16 Averch-Johnson effect o r = user cost of capital o w = average wage o c = average price of capital stock o K = stock of capital Increasing the size of the capital stock allows higher profits for a given rate of return Leads to inefficiently high capital-labour ratio 16

17 RPI-X price cap 17

18 RPI-X price cap Provides an incentive towards greater efficiency, at least in early years of control However, can lead to sizeable profits in some years; issue for public perception Weaker incentives to invest than RoR control If too tight, could compromise solvency of the regulated firm Can lead to under-provision of quality of service if no supporting incentives/contraints included Attractive option where static inefficiency is seen to be the main problem 18

19 Continuum between price cap and rate of return regulation If price cap is only for a year, it is effectively a rate of return control Price cap incentive effect weakens as the end of the period approaches Setting either of them requires detailed info on actual and target level of efficiency, required investment, cost of capital, etc. 19

20 Menu regulation 20 Menu regulation: offer regulated firms choice of regulatory contracts that encourage them to reveal true cost conditions they face; save on admin cost and informational demands Example: % reward for different levels of cost performance Ex ante cost proposal relative to regulator est. Ex post actual cost -10%-5%0%+5%+10% -10% % % % % Adapted from Oxera (2008); for detailed discussion see Laffont & Tirole (1993)

21 Efficiency assessment Traditional benchmarking o Risks ignoring differences in local context behind firms results Statistical benchmarking o Requires consistent data on firms from many jurisdictions Yardstick competition o Can only be done in jurisdictions with a significant number of regional suppliers; requires harmonised reporting of results 21

22 Wholesale market price regulation Typically in the context of regulated access to facilities or services Example: network services (non- competitive) sold to retail market (potentially competitive) Cost plus – wholesale price cap based on costs of wholesale services Retail minus – wholesale price cap based on discount from retail price of vertically integrated firm 22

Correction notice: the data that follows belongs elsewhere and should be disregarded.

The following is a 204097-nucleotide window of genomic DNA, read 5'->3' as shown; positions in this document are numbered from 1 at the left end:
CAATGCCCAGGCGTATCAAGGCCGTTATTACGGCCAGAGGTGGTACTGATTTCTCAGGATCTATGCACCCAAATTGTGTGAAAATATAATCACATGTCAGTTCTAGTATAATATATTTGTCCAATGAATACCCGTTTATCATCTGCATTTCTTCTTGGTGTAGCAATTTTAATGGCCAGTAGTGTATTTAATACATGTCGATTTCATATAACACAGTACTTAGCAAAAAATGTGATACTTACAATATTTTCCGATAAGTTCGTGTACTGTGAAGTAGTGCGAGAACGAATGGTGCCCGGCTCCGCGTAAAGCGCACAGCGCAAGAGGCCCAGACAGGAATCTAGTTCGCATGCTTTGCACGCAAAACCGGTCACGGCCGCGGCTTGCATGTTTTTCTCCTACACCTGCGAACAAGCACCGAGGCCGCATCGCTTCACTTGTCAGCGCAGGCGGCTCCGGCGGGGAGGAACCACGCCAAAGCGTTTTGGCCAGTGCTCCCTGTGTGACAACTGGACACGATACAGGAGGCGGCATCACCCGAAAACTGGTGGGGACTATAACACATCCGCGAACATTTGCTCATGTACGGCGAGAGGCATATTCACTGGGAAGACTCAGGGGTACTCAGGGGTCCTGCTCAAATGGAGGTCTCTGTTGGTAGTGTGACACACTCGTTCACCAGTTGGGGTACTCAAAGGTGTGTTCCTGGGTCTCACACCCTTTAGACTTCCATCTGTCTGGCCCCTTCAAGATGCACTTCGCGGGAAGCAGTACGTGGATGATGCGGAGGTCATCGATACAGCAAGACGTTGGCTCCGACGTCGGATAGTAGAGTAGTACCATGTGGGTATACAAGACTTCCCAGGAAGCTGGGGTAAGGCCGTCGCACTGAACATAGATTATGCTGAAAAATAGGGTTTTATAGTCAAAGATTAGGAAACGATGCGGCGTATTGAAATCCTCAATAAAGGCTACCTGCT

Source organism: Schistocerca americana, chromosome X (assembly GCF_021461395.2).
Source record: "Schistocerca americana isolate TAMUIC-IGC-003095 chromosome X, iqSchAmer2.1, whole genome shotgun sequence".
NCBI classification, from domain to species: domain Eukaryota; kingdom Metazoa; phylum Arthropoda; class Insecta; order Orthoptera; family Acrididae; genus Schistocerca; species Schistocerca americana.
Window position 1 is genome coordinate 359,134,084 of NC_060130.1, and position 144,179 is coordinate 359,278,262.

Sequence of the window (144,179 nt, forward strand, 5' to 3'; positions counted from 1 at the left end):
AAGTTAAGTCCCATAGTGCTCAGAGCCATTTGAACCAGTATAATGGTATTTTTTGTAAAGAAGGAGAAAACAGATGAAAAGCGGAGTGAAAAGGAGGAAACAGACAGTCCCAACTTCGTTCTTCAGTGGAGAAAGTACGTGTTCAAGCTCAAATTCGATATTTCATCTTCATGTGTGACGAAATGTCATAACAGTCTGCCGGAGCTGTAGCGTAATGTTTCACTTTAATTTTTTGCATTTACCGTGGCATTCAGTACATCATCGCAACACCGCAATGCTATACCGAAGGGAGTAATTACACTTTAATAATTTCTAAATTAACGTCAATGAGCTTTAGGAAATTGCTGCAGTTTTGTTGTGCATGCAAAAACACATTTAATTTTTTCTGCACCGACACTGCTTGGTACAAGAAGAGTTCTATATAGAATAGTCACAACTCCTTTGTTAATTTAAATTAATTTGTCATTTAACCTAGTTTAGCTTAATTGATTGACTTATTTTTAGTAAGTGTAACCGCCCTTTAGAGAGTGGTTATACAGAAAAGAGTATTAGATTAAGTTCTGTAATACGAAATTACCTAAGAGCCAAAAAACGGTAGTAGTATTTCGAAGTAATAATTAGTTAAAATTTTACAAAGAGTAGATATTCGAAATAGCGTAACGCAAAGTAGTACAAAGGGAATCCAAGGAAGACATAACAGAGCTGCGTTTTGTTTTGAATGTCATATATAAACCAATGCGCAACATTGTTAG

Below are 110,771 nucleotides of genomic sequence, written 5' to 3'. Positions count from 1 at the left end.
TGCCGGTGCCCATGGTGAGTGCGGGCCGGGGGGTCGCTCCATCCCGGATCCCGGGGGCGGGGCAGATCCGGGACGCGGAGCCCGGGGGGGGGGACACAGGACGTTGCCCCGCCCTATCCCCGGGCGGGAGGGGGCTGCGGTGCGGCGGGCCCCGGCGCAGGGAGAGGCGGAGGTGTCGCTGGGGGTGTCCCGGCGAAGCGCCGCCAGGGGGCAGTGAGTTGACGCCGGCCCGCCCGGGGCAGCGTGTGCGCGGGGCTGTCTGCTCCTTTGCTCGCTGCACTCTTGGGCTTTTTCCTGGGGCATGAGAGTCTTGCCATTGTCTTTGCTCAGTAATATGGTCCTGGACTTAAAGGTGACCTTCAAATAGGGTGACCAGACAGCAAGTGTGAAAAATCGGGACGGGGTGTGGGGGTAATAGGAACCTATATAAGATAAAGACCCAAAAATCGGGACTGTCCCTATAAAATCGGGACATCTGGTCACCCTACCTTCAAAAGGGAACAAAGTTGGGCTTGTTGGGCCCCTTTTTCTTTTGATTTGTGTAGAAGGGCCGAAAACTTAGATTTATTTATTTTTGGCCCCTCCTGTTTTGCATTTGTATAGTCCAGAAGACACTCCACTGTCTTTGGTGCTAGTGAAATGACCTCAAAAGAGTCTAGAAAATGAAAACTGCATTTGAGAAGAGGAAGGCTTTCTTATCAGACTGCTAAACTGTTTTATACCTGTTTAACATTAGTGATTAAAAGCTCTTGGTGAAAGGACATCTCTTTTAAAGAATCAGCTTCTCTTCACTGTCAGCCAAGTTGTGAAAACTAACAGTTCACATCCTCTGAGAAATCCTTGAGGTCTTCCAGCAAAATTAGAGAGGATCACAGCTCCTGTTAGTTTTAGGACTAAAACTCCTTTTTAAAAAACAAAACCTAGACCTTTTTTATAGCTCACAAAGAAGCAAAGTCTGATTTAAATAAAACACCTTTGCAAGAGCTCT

23 Wholesale market price regulation 23

24 Related regulation of quality, access, investment and financial decisions Quality and price are simultaneously determined in competitive markets; sometime quality omitted in regulatory controls o Quality may then be biased downward If access is regulated, e.g. must serve, price will have to be regulated and vice versa Step-in rights or special administration powers needed to ensure continuity of service and reverse incentive for over-leveraging 24

25 Goal 2: Preventing prices being too low 25

26 Regulatory tools in liberalised markets Competition policy approach o Price < MC too low per se o Price between MC and AC requires examination Margin squeeze – charging too much for wholesale input and/or too little for retail service such that efficient service-based entrants are excluded o Require incumbent to charge own retail unit 3 rd party wholesale price o Margin squeeze tests 26

27 Goal 3: Geographical or distributional equity; other social objectives 27

28 Universal service / public service obligations Uniform price rules with implicit cross- subsidies Vulnerable user schemes: targeted cross- subsidies or tariff structure regulation But also more extensive interventions o Anti-inflation measures / incomes policies o Fuel prices o Rent control o Anti-usury laws 28

29 Some references Easy intro: Viscusi, Vernon & Harrington, 2005 (4 th Ed.), Economics of Regulation and Antitrust, Ch.11 and first half of 12 Armstrong, Cowen and Vickers, 1994, Regulatory Reform: Economic Analysis and British Experience. Averch, H. and and Johnson, L., 1962, Behaviour of the firm under regulatory constraint, AER 52(5), Oxera, 2008, Menu regulation: is it here to stay? Advanced: Laffont and Tirole, 1993, A Theory of Incentives in Procurement and Regulation. 29